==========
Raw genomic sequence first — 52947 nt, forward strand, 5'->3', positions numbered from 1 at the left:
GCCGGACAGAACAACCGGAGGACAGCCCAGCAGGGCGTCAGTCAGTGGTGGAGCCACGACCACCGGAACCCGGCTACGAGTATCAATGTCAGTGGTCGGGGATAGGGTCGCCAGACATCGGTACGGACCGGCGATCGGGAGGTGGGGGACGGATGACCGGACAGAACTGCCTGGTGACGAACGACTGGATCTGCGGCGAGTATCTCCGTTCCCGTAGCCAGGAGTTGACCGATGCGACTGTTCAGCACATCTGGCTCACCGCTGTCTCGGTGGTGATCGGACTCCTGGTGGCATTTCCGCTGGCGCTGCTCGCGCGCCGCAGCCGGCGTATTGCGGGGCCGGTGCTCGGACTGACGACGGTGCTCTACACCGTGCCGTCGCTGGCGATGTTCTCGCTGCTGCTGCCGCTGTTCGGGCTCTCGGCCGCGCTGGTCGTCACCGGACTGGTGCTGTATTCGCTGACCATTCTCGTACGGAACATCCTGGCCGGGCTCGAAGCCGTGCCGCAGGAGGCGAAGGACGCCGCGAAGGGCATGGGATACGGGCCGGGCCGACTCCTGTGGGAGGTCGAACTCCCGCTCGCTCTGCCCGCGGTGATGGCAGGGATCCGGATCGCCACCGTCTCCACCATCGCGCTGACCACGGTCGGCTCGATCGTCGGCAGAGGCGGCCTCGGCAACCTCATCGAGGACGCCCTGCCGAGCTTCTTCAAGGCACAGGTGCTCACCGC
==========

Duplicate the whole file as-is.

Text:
Raw genomic sequence first — 52947 nt, forward strand, 5'->3', positions numbered from 1 at the left:
GCCGGACAGAACAACCGGAGGACAGCCCAGCAGGGCGTCAGTCAGTGGTGGAGCCACGACCACCGGAACCCGGCTACGAGTATCAATGTCAGTGGTCGGGGATAGGGTCGCCAGACATCGGTACGGACCGGCGATCGGGAGGTGGGGGACGGATGACCGGACAGAACTGCCTGGTGACGAACGACTGGATCTGCGGCGAGTATCTCCGTTCCCGTAGCCAGGAGTTGACCGATGCGACTGTTCAGCACATCTGGCTCACCGCTGTCTCGGTGGTGATCGGACTCCTGGTGGCATTTCCGCTGGCGCTGCTCGCGCGCCGCAGCCGGCGTATTGCGGGGCCGGTGCTCGGACTGACGACGGTGCTCTACACCGTGCCGTCGCTGGCGATGTTCTCGCTGCTGCTGCCGCTGTTCGGGCTCTCGGCCGCGCTGGTCGTCACCGGACTGGTGCTGTATTCGCTGACCATTCTCGTACGGAACATCCTGGCCGGGCTCGAAGCCGTGCCGCAGGAGGCGAAGGACGCCGCGAAGGGCATGGGATACGGGCCGGGCCGACTCCTGTGGGAGGTCGAACTCCCGCTCGCTCTGCCCGCGGTGATGGCAGGGATCCGGATCGCCACCGTCTCCACCATCGCGCTGACCACGGTCGGCTCGATCGTCGGCAGAGGCGGCCTCGGCAACCTCATCGAGGACGCCCTGCCGAGCTTCTTCAAGGCACAGGTGCTCACCGC